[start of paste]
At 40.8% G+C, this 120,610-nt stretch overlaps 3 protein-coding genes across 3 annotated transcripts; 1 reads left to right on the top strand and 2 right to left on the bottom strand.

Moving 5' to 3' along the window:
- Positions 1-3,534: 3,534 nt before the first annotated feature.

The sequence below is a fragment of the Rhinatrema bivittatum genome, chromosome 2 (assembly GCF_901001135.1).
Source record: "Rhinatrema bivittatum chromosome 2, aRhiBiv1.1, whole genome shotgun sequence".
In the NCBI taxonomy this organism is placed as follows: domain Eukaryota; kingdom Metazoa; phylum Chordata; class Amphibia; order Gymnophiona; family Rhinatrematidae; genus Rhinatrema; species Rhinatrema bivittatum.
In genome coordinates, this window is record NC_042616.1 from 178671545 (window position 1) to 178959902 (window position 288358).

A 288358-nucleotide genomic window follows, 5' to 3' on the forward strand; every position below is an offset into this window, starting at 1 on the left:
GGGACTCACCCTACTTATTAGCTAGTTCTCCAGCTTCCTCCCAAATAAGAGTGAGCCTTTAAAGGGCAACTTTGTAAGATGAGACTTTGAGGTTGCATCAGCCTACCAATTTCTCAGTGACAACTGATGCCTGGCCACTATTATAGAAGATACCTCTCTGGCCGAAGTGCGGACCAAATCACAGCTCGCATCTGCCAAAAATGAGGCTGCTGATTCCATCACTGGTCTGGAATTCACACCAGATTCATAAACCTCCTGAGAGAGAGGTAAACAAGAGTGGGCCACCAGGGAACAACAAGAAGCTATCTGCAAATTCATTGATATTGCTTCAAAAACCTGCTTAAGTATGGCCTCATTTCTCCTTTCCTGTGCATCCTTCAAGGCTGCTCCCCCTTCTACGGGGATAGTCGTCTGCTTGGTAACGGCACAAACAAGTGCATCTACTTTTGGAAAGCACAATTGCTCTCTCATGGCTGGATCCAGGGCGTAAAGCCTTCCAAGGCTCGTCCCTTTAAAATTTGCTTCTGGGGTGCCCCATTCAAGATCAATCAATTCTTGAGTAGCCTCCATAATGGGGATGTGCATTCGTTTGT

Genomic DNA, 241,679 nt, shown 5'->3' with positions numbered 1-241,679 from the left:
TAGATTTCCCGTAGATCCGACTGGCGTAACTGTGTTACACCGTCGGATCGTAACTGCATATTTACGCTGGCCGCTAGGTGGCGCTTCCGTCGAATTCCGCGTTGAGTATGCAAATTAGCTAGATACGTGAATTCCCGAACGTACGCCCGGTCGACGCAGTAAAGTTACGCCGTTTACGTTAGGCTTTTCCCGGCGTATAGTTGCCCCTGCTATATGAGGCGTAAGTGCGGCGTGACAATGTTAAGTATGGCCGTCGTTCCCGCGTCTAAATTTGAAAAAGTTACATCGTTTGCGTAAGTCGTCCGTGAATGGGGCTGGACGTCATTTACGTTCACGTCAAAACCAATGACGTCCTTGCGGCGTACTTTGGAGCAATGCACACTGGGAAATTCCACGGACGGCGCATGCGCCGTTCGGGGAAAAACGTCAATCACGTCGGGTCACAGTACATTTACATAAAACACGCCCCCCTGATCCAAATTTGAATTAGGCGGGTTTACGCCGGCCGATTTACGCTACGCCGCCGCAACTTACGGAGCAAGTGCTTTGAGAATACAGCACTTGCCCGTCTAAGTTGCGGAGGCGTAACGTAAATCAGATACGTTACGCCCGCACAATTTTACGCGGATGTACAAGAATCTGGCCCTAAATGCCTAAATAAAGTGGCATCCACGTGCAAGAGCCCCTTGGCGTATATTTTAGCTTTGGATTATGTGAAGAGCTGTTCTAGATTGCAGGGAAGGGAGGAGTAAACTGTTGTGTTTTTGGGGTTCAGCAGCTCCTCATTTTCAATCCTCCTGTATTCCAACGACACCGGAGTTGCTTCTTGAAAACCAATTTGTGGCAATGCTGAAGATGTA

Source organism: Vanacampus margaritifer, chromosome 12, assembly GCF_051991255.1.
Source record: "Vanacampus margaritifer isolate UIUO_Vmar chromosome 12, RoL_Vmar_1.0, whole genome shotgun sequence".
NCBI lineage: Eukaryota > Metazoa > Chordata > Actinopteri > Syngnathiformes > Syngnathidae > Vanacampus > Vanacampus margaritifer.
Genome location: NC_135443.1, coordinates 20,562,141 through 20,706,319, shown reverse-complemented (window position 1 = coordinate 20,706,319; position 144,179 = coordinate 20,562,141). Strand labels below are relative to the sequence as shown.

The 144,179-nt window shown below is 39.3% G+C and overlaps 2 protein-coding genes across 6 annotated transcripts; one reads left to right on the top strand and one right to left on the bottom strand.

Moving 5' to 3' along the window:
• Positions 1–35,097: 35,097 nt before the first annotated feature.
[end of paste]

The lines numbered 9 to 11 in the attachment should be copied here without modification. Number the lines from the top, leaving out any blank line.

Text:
GGGACTCACCCTACTTATTAGCTAGTTCTCCAGCTTCCTCCCAAATAAGAGTGAGCCTTTAAAGGGCAACTTTGTAAGATGAGACTTTGAGGTTGCATCAGCCTACCAATTTCTCAGTGACAACTGATGCCTGGCCACTATTATAGAAGATACCTCTCTGGCCGAAGTGCGGACCAAATCACAGCTCGCATCTGCCAAAAATGAGGCTGCTGATTCCATCACTGGTCTGGAATTCACACCAGATTCATAAACCTCCTGAGAGAGAGGTAAACAAGAGTGGGCCACCAGGGAACAACAAGAAGCTATCTGCAAATTCATTGATATTGCTTCAAAAACCTGCTTAAGTATGGCCTCATTTCTCCTTTCCTGTGCATCCTTCAAGGCTGCTCCCCCTTCTACGGGGATAGTCGTCTGCTTGGTAACGGCACAAACAAGTGCATCTACTTTTGGAAAGCACAATTGCTCTCTCATGGCTGGATCCAGGGCGTAAAGCCTTCCAAGGCTCGTCCCTTTAAAATTTGCTTCTGGGGTGCCCCATTCAAGATCAATCAATTCTTGAGTAGCCTCCATAATGGGGATGTGCATTCGTTTGT

Genomic DNA, 241,679 nt, shown 5'->3' with positions numbered 1-241,679 from the left:
TAGATTTCCCGTAGATCCGACTGGCGTAACTGTGTTACACCGTCGGATCGTAACTGCATATTTACGCTGGCCGCTAGGTGGCGCTTCCGTCGAATTCCGCGTTGAGTATGCAAATTAGCTAGATACGTGAATTCCCGAACGTACGCCCGGTCGACGCAGTAAAGTTACGCCGTTTACGTTAGGCTTTTCCCGGCGTATAGTTGCCCCTGCTATATGAGGCGTAAGTGCGGCGTGACAATGTTAAGTATGGCCGTCGTTCCCGCGTCTAAATTTGAAAAAGTTACATCGTTTGCGTAAGTCGTCCGTGAATGGGGCTGGACGTCATTTACGTTCACGTCAAAACCAATGACGTCCTTGCGGCGTACTTTGGAGCAATGCACACTGGGAAATTCCACGGACGGCGCATGCGCCGTTCGGGGAAAAACGTCAATCACGTCGGGTCACAGTACATTTACATAAAACACGCCCCCCTGATCCAAATTTGAATTAGGCGGGTTTACGCCGGCCGATTTACGCTACGCCGCCGCAACTTACGGAGCAAGTGCTTTGAGAATACAGCACTTGCCCGTCTAAGTTGCGGAGGCGTAACGTAAATCAGATACGTTACGCCCGCACAATTTTACGCGGATGTACAAGAATCTGGCCCTAAATGCCTAAATAAAGTGGCATCCACGTGCAAGAGCCCCTTGGCGTATATTTTAGCTTTGGATTATGTGAAGAGCTGTTCTAGATTGCAGGGAAGGGAGGAGTAAACTGTTGTGTTTTTGGGGTTCAGCAGCTCCTCATTTTCAATCCTCCTGTATTCCAACGACACCGGAGTTGCTTCTTGAAAACCAATTTGTGGCAATGCTGAAGATGTA